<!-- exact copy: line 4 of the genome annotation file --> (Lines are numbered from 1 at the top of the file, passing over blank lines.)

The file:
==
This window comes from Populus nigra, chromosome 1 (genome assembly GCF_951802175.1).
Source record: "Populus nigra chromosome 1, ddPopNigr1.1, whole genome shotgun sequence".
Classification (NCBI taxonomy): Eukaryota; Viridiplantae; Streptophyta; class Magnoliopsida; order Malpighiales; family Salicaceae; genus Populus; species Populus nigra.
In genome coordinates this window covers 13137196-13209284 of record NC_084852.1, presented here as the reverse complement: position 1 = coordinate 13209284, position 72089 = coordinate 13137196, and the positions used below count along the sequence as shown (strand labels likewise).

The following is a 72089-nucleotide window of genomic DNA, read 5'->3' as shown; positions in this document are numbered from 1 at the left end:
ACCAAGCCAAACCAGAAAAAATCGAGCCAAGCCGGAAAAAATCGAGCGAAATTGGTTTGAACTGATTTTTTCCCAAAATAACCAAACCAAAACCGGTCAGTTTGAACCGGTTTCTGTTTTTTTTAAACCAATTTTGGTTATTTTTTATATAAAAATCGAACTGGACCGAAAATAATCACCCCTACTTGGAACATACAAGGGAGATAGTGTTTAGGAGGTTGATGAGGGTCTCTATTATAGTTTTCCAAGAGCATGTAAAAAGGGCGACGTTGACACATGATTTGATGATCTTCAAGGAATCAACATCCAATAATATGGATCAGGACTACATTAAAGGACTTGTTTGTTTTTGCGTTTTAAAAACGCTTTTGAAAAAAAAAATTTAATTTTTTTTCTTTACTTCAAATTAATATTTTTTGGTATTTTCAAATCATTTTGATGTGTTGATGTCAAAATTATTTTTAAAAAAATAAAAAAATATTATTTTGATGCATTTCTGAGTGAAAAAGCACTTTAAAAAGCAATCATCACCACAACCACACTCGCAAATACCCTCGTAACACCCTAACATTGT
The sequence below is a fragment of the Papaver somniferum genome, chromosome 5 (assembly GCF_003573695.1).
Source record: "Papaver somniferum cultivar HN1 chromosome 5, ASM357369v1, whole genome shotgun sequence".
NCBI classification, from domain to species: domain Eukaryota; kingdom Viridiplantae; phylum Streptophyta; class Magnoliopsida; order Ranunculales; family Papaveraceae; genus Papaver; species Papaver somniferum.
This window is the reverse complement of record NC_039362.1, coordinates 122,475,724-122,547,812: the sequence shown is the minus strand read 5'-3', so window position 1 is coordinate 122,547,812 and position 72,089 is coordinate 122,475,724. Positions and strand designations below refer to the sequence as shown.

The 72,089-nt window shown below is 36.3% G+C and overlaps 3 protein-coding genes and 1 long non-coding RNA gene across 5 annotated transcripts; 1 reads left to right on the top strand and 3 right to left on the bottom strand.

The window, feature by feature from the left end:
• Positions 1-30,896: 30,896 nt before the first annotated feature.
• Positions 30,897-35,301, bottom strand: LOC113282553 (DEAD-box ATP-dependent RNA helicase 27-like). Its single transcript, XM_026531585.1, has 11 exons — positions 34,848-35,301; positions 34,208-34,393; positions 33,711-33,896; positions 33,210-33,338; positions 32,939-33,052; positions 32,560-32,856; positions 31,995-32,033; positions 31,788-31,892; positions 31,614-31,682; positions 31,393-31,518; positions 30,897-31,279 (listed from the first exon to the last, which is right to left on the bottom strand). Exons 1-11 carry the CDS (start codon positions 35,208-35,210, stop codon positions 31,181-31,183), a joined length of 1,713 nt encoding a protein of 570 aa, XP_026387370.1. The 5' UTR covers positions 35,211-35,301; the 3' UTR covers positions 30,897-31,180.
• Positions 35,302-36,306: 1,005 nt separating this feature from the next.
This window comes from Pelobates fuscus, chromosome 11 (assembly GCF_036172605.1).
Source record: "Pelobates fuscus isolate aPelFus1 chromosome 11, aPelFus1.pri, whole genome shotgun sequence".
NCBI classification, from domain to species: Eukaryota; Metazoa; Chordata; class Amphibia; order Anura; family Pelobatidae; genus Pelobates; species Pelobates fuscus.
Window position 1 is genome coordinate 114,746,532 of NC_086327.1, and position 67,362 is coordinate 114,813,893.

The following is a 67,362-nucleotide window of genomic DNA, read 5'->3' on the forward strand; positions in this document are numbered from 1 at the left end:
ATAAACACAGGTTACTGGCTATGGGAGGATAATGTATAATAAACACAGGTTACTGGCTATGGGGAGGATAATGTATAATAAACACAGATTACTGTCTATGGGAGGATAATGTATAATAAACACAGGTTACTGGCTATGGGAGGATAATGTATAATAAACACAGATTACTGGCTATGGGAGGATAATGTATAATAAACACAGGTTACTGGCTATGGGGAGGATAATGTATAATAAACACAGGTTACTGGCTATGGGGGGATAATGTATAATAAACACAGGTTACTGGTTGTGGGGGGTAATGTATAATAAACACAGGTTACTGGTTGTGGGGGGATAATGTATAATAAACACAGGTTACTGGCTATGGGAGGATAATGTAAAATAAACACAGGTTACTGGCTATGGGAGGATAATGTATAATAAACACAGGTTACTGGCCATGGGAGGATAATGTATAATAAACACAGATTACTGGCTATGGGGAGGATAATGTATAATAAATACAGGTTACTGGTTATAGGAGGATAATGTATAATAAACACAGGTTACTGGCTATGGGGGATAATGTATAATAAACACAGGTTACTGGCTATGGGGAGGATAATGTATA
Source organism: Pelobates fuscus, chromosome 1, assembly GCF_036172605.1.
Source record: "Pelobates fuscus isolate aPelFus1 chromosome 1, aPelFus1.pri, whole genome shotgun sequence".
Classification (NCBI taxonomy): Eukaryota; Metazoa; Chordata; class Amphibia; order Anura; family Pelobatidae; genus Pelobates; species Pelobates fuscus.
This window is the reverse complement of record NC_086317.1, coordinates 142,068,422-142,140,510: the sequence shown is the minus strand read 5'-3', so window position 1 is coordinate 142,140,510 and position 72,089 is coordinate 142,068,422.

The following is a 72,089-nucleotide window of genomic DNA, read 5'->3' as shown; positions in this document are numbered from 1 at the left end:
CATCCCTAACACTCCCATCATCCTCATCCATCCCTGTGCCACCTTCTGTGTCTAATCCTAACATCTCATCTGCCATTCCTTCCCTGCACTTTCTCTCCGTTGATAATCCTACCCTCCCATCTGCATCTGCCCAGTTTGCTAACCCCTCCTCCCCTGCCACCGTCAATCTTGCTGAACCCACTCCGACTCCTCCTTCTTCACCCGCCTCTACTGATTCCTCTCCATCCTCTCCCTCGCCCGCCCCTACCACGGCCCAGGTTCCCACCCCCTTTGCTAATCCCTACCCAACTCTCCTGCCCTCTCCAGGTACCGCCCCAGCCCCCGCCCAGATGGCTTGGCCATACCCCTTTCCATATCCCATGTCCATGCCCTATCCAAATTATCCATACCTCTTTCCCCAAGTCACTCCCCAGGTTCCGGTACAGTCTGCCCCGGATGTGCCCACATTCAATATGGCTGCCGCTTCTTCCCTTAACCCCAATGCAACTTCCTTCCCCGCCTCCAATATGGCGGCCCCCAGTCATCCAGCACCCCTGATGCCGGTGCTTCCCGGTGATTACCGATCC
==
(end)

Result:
In genome coordinates this window covers 13137196-13209284 of record NC_084852.1, presented here as the reverse complement: position 1 = coordinate 13209284, position 72089 = coordinate 13137196, and the positions used below count along the sequence as shown (strand labels likewise).